Juan José Landaeta

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This article is about the 18th century Venezuelan composer. For the 20th century Venezuelan boxer, see Juan Jose Landaeta.

Juan José Landaeta (10 March 1780 - 16 October 1814) was a Venezuelan composer.

Life[edit]

Born in Caracas, his parents (Juan José Landaeta and Maria Candelaria Arévalo) were free mulatos. He studied music at the school of Padre Sojo, with Juan Manuel Olivares. Later, he worked at various churches of Caracas as a violinist and music director.

He was a participant in the Venezuelan War of Independence. In 1811 he founded the Concert Society Certamen de Música vocal e instrumental. After the demise of the First Republic, he was in prison, from which he was freed by the conquest of Simon Bolivar's conquest of Caracas. He then fell into the hands of José Tomás Boves, who had him executed.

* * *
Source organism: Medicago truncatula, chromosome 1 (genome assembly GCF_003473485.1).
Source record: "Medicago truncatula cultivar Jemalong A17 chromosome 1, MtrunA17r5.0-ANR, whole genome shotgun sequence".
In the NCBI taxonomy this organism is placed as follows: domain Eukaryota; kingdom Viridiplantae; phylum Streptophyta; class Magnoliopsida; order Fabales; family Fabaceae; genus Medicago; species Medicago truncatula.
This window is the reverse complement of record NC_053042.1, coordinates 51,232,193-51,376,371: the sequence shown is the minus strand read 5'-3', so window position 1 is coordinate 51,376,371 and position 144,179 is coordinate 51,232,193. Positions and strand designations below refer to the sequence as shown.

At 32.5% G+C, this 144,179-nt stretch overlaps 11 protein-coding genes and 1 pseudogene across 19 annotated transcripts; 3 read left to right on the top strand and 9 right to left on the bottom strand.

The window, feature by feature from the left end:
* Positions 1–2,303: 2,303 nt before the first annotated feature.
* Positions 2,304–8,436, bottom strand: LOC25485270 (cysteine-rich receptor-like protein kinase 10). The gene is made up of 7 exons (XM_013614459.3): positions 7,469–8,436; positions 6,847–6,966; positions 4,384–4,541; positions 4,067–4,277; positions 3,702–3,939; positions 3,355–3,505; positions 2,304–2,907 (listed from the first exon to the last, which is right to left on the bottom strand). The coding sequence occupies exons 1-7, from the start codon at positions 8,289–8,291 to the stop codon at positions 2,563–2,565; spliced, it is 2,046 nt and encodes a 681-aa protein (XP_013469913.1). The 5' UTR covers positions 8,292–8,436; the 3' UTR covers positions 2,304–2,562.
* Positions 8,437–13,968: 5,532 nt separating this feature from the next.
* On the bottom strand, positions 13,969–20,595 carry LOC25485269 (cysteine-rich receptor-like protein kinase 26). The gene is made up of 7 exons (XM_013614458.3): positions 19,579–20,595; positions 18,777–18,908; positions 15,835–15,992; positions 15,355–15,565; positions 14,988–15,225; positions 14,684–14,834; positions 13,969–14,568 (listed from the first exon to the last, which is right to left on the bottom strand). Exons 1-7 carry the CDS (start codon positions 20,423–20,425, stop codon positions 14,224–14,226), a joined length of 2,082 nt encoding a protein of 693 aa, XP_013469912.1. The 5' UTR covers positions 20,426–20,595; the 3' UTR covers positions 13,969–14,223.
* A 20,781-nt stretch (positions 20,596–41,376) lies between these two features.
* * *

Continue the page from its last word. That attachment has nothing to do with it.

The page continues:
He died in Cumaná.

Legacy[edit]

He was a noted writer of religious and patriotic songs. In 1810 he wrote the melody of Gloria al bravo pueblo ("Glory to the brave people") to the lyrics by Vicente Salias. In 1881, it was declared the Venezuelan national anthem by General Antonio Guzmán Blanco. However, its authorship is disputed, others claim it was composed by Lino Gallardo.

Today, the Venezuelan National Conservatory of Music is named for him.

Works[edit]

  • Tantum ergo (1798), composed with his son Francisco José Velásquez
  • Benedictus (1799)
  • Salve regina (1800)
  • Benedictus y pésame a la Virgen
  • Gloria al Bravo Pueblo (1810)